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Analysis highlights connection between Vancouver planning programs and land values

If you’re a property owner, it’s good to be in an area with a recently approved community plan but it's not so great for residential and commercial renters or established businesses.


The relationship between planning and land values is illustrated in Andy Yan's latest analysis of property assessment data.


The percentage change in total assessment values by City of Vancouver planning area in 2018-2019 was highest in neighbourhoods with relatively new community plans, while there was a decline of 10 to 24 per cent in property values on the West Side and a two-and-a-half to five per cent drop on the East Side. Parts of downtown, as well as the industrial lands in the City of Vancouver, soared in prices.

chartSource: City of Vancouver Open Data Catalogue. Chart courtesy of Andy Yan, SFU City Program.

In terms of planning areas, Strathcona’s total assessment values went up by 16 per cent, as did ones in Marpole, while in Mount Pleasant and Downtown they increased by 13 per cent, the West End by 12 per cent and Grandview-Woodland by 10 per cent.


The Downtown Eastside’s (Strathcona) community plan was adopted in 2014, Marpole’s in 2014, Mount Pleasant’s in 2010, the West End’s in 2014 and Grandview-Woodland’s in 2016.


"It’s [about] understanding the economics and land value consequences of these types of planning programs — that they invariably have an effect on land values and, in turn, the people who live and work on them," Yan said.


"If you look at the breakdown in neighbourhoods, you see a very distinct pattern. Downtown Vancouver is actually an interesting example… it’s all been moved into flexible zoning, in terms of it being a version of CD-1 [comprehensive development district] in one form or another, but if you look at everywhere from Grandview-Woodlands to Strathcona, these are all neighbourhoods that recently received a community plan."


Yan noted that while properties in planning areas with new community plans did go up, they weren’t necessarily uniform across all zoning types in each planning area. For example, while properties in Marpole, on average, went up 16 per cent, light industrial properties in that area went up 57 per cent and one-family dwellings went down seven per cent.


While increases to assessed values are lucrative for property owners or speculators who want to sell, renters and those holding leases face significant costs.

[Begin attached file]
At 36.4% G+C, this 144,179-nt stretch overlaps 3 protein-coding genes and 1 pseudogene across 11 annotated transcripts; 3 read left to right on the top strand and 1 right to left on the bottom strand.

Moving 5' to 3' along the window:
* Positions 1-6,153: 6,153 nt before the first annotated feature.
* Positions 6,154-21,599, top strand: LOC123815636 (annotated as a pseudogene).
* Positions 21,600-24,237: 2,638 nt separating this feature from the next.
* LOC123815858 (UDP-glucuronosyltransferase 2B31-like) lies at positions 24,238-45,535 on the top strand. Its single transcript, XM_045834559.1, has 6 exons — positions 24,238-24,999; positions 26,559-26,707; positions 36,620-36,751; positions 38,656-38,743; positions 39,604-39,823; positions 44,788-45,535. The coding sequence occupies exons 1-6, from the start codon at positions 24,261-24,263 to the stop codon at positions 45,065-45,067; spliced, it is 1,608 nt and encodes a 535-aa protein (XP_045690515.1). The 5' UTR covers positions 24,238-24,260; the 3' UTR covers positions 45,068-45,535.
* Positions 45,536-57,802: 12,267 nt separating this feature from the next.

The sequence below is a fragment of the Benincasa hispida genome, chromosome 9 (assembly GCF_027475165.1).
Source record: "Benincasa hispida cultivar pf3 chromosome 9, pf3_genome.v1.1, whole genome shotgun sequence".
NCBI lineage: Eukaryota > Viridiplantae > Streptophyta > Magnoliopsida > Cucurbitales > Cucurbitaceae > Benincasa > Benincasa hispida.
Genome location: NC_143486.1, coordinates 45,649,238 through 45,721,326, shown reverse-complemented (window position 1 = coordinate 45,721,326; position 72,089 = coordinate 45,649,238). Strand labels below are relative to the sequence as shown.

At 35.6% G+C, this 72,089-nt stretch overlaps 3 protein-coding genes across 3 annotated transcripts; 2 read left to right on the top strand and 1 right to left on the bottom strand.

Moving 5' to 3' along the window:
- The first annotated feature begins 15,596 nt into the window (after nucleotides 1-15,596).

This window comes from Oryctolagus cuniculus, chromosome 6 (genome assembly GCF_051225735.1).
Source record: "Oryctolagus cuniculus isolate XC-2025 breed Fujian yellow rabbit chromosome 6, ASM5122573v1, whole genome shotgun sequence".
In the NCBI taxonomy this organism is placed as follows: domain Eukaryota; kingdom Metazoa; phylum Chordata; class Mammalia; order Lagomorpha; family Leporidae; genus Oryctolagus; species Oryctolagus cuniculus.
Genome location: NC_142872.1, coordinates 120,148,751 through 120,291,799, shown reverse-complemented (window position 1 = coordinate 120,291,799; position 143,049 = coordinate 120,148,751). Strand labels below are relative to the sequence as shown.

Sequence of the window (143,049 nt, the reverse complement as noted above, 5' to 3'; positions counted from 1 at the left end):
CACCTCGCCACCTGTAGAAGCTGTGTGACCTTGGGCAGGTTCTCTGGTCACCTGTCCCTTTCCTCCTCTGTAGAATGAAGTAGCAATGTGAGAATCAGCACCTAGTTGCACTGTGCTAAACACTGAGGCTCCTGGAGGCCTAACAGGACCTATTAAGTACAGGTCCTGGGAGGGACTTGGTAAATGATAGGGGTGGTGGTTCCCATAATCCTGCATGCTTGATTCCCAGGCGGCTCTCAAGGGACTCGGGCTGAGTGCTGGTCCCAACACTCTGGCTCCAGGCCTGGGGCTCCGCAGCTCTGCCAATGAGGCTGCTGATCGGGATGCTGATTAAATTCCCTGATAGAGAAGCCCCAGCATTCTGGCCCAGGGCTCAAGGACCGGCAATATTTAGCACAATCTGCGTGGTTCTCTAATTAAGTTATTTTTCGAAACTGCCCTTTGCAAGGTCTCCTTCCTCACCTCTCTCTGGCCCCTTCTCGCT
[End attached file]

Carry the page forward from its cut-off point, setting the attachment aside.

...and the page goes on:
"The takeaway is the connection between planning and land values. It really is a windfall for some property owners yet it risks being a hurricane for renters — and that's both commercial and residential," Yan told the Courier.


"... On the eve of the city-wide plan, you better have the mechanisms to shelter renters, commercial and residential renters, as well as established businesses. That is really the lesson out of this particular analysis."


A citywide plan is the development stages for Vancouver. Its objective is to create a vision for the city and more certainty around development and land use.


Yan's analysis is part of a series of analyses on Vancouver property values that he's been doing in the City of Vancouver since 2009, beginning with a study of the $1-million line in single-family homes, which he produced while working at Bing Thom Architects.


"Since nearly every single-family home in the City of Vancouver is over $1 million since 2017 and ended that analysis, this particular examination pivots to look at all types of land use by planning area," he said.

chartSource: City of Vancouver Open Data Catalogue. Chart courtesy of Andy Yan, SFU City Program.

Yan said more research is needed to understand the consequences of planning programs and what measures can be put in place to mitigate negative consequences.


That said, he said it's difficult to predict what will happen to land values in the future in light of the upcoming federal election, the changing global environment, the fluid finance situation, a possible increase in interest rates, the increasing difficulty in obtaining credit and the cooling down of sales.


"Basically, cheap, fast and global capital are all in flux in Vancouver. Before, when they were all lined up, that helped power the property tax increases in Vancouver but now that the alignment is ajar, what happens to land prices is going to be interesting to watch over the next year — is this a break in the weather or is this climate change." he said.

chartSource: City of Vancouver Open Data Catalogue. Chart courtesy of Andy Yan, SFU City Program.
chartSource: City of Vancouver Open Data Catalogue. Chart courtesy of Andy Yan, SFU City Program.
chartSource: City of Vancouver Open Data Catalogue. Chart courtesy of Andy Yan, SFU City Program.
chartSource: City of Vancouver Open Data Catalogue. Chart courtesy of Andy Yan, SFU City Program.
chartSource: City of Vancouver Open Data Catalogue. Chart courtesy of Andy Yan, SFU City Program.
chartSource: City of Vancouver Open Data Catalogue. Chart courtesy of Andy Yan, SFU City Program.
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